Fishing For White Perch: Big Ones, Plenty Of 'em


November 09, 1990|By Capt. Bob Spore

As the last of the bluefish pack their bags to leave Maryland for the year, we can take heart, for the white perch are almost jumping into fishermen's creels.

My party last Saturday had to go into the cabin to bait their hooks or the perch would have come over the side of the boat.

The white perch fishing right now is the best I've seen it this year, and some of the perch are the biggest we've caught all year. Saturday I had over six perch between 11 and 12 inches that were so fat they looked like largemouth bass. Awesome!

It's difficult to pinpoint the hot spots because there are so few boats still fishing. Generally, the perch have been found in 16 to 25 feet of water over hard bottoms such as Podickery Point, Dolly's Lump, Hacketts Bar and Thomas Point. I'm certain there are many other areas, but no one is out looking.

Bait is not a serious problem this time of year. The perch will bite on just about anything. We used grass shrimp, night crawlers and cut perch; most of our very big perch were caught on the cut spot that we had caught earlier in the day.

Early in the day, the better fishing was in 16 to 18 feet of water. When the tide slowed, the perch moved into deeper water, or at least the perch that I found bit in 20 to 25 feet.

I learn something on every trip. There were quite a few out fishing Saturday, and it was not uncommon to be drifting next to many different boats.

I enjoy this, because I can watch what others are using for bait, how they're rigged and so on. If my party is having success and the fishermen on the boat alongside are not, or vice versa, there must be a reason.

I've learned over the years that you want a minimum amount of junk on your line when bottom fishing. Hi-lo bottom rigs can be purchased in any tackle shop. Most of these have metal stand-offs that keep the hooks from tangling with your line.

It is also possible to find stiff, rigging monofilament to tie your own bottom rigs. A couple of loop knots in the stiff mono may not be as rigid as the metal stand-offs, but the homemade rig is much more natural looking.

A more natural-looking bait will catch more fish. It did Saturday.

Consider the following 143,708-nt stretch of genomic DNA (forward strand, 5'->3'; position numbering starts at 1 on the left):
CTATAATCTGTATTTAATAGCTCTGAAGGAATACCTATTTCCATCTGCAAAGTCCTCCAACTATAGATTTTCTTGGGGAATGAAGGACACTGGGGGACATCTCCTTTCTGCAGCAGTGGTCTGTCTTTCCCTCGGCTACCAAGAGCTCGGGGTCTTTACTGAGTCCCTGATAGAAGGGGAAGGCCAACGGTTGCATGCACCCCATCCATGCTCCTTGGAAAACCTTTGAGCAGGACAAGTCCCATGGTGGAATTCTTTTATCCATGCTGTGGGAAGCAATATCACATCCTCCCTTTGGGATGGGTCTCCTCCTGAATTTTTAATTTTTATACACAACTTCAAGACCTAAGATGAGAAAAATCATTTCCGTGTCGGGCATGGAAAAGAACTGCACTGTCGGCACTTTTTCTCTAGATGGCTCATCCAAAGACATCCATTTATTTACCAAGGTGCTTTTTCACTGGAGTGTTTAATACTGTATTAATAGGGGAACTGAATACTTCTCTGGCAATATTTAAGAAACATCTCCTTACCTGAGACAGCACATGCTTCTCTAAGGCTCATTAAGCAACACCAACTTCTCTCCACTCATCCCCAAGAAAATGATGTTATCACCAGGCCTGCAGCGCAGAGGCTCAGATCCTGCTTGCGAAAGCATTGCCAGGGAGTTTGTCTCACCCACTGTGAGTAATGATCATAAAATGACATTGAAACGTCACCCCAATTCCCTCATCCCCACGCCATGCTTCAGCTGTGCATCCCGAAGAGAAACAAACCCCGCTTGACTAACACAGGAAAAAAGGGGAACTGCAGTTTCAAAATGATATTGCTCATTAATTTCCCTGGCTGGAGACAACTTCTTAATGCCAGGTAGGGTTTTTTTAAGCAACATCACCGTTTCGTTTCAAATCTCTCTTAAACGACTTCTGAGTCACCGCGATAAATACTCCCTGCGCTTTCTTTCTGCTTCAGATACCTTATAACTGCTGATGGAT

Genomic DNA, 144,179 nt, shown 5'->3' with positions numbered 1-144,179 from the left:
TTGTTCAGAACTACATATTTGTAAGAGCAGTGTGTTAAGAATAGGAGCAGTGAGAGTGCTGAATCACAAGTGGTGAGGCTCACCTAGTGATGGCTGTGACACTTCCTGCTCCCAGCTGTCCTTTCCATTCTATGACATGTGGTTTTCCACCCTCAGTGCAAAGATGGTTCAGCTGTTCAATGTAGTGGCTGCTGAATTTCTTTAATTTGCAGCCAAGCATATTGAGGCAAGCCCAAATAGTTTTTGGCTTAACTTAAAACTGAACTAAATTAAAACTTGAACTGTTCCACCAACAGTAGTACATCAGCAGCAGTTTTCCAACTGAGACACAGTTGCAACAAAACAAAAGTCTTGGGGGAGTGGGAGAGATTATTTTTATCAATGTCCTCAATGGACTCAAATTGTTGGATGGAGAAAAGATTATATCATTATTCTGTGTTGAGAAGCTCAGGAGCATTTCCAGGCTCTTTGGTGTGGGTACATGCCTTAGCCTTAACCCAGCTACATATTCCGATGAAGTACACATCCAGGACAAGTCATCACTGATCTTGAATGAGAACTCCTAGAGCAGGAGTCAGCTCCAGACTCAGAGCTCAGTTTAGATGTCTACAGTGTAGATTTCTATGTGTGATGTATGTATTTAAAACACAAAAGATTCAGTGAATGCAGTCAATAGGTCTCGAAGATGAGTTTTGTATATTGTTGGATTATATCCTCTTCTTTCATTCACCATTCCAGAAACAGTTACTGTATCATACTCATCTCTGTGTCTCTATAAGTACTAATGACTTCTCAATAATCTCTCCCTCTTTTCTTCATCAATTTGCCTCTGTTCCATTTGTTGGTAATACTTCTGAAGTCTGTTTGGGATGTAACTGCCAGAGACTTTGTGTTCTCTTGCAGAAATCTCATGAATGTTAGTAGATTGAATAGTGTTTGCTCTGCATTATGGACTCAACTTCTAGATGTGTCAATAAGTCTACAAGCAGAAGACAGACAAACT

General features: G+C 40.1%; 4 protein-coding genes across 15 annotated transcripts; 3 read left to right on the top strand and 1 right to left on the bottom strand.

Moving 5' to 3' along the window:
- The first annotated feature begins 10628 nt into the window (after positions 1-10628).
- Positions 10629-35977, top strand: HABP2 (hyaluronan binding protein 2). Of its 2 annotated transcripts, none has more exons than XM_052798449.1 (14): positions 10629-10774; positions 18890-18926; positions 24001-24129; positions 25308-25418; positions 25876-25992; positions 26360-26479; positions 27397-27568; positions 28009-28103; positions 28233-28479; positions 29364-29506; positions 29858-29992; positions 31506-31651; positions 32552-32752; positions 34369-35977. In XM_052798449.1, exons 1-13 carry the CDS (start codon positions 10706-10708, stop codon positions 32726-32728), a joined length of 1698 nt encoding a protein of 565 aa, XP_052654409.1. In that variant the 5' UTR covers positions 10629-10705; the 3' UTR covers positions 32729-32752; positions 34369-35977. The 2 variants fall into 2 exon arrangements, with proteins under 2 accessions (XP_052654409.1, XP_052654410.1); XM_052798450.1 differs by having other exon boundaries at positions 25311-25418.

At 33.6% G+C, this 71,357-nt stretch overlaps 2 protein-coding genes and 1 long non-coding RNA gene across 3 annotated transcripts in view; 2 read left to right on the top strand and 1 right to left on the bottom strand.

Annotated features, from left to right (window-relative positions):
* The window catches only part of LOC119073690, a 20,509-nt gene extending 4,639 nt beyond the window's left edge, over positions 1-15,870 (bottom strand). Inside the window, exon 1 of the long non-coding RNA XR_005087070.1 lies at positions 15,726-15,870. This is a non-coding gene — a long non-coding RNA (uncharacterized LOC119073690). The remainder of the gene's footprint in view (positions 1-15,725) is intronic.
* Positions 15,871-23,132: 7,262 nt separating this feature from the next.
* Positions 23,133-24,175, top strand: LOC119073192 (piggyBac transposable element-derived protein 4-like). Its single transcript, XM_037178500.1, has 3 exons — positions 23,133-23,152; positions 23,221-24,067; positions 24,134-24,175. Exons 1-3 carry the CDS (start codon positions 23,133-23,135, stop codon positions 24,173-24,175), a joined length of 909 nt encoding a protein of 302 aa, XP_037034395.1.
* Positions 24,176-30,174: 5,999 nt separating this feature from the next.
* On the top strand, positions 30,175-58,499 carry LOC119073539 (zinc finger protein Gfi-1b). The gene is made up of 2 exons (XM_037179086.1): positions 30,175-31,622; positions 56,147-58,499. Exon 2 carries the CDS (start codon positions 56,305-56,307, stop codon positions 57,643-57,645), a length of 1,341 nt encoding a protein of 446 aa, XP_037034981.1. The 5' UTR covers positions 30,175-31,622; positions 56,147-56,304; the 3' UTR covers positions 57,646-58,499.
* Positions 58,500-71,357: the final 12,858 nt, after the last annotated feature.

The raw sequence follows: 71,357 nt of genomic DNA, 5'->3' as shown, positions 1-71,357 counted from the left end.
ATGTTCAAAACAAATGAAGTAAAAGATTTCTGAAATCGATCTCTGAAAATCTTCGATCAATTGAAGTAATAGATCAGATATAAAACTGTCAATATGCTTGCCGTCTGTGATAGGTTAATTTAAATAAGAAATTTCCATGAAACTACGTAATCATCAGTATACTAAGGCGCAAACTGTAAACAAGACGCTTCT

Another tip is to use the smallest weight possible to keep the bait on the bottom. Saturday, the heaviest weight we used was 1 ounce. I noticed many anglers using much larger and obviously heavier weights. Again, these anglers did not seem to catch the number of fish as did my party.

The famed Waterfowl Festival, celebrating its 20th anniversary, opens today in Easton.

A short 90-minute drive to the Tidewater Inn and you are at the headquarters of a festival that features the finest waterfowl art in the world. Almost every media is represented, and I guarantee you will enjoy it.

This non-profit activity has raised more than $2 million dollars for waterfowl conservation projects.

If you have spent any time on the bay this year, you know that the Coast Guard has messed up most of the sign posts. A large number of the navigational aids have either been renamed or moved, or new aids have added. This alone is not all that alarming, but there are no charts or maps available with all the changes.

The National Oceanographic and Atmospheric Administration might have a chart available next spring that will contain all the new information. The popular commercially prepared chart books with the corrections probably won't be available until later in the year.

However, if you own an ADC chart book, you can get the information right now. Contact the ADC folks at (800) 232-6277 and ask for the changes.

To make certain that you are not trying to pull anything on ADC, company representatives ask that you request the changes based on the page numbers in their chart book.

*Bob Spore is a Coast Guard-licensed charter boat captain from Pasadena.

His Outdoors column appears every Friday and Sunday in The Anne Arundel County Sun.

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